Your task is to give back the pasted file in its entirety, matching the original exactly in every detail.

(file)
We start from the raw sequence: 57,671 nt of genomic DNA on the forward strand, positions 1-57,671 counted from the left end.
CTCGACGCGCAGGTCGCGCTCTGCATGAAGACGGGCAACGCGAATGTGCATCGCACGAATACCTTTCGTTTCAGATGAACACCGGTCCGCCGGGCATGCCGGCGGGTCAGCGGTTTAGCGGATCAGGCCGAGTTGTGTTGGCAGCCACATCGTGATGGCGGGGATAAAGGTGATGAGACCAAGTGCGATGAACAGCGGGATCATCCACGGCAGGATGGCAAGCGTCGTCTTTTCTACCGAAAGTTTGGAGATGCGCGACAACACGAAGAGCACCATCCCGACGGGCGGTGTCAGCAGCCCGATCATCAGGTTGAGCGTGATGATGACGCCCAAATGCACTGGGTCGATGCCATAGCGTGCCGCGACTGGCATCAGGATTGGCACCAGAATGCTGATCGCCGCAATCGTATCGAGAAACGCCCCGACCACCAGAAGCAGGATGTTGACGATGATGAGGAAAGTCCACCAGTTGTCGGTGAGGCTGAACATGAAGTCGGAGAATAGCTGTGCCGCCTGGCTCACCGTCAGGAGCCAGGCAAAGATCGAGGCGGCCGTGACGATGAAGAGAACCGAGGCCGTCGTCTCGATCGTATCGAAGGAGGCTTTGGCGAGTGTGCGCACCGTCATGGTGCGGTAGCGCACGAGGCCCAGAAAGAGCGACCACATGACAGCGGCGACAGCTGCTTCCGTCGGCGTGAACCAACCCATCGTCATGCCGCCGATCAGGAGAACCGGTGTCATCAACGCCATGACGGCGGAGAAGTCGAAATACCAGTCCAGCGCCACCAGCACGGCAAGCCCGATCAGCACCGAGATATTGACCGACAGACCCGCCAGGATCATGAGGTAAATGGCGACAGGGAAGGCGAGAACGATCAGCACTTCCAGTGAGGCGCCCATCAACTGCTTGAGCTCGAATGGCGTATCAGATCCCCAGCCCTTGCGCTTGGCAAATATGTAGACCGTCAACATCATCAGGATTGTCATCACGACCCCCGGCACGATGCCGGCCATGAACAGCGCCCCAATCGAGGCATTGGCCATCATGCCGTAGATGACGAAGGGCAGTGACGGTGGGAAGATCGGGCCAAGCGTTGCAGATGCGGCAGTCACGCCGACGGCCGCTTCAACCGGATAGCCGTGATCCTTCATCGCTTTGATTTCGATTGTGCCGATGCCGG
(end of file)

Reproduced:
We start from the raw sequence: 57,671 nt of genomic DNA on the forward strand, positions 1-57,671 counted from the left end.
CTCGACGCGCAGGTCGCGCTCTGCATGAAGACGGGCAACGCGAATGTGCATCGCACGAATACCTTTCGTTTCAGATGAACACCGGTCCGCCGGGCATGCCGGCGGGTCAGCGGTTTAGCGGATCAGGCCGAGTTGTGTTGGCAGCCACATCGTGATGGCGGGGATAAAGGTGATGAGACCAAGTGCGATGAACAGCGGGATCATCCACGGCAGGATGGCAAGCGTCGTCTTTTCTACCGAAAGTTTGGAGATGCGCGACAACACGAAGAGCACCATCCCGACGGGCGGTGTCAGCAGCCCGATCATCAGGTTGAGCGTGATGATGACGCCCAAATGCACTGGGTCGATGCCATAGCGTGCCGCGACTGGCATCAGGATTGGCACCAGAATGCTGATCGCCGCAATCGTATCGAGAAACGCCCCGACCACCAGAAGCAGGATGTTGACGATGATGAGGAAAGTCCACCAGTTGTCGGTGAGGCTGAACATGAAGTCGGAGAATAGCTGTGCCGCCTGGCTCACCGTCAGGAGCCAGGCAAAGATCGAGGCGGCCGTGACGATGAAGAGAACCGAGGCCGTCGTCTCGATCGTATCGAAGGAGGCTTTGGCGAGTGTGCGCACCGTCATGGTGCGGTAGCGCACGAGGCCCAGAAAGAGCGACCACATGACAGCGGCGACAGCTGCTTCCGTCGGCGTGAACCAACCCATCGTCATGCCGCCGATCAGGAGAACCGGTGTCATCAACGCCATGACGGCGGAGAAGTCGAAATACCAGTCCAGCGCCACCAGCACGGCAAGCCCGATCAGCACCGAGATATTGACCGACAGACCCGCCAGGATCATGAGGTAAATGGCGACAGGGAAGGCGAGAACGATCAGCACTTCCAGTGAGGCGCCCATCAACTGCTTGAGCTCGAATGGCGTATCAGATCCCCAGCCCTTGCGCTTGGCAAATATGTAGACCGTCAACATCATCAGGATTGTCATCACGACCCCCGGCACGATGCCGGCCATGAACAGCGCCCCAATCGAGGCATTGGCCATCATGCCGTAGATGACGAAGGGCAGTGACGGTGGGAAGATCGGGCCAAGCGTTGCAGATGCGGCAGTCACGCCGACGGCCGCTTCAACCGGATAGCCGTGATCCTTCATCGCTTTGATTTCGATTGTGCCGATGCCGG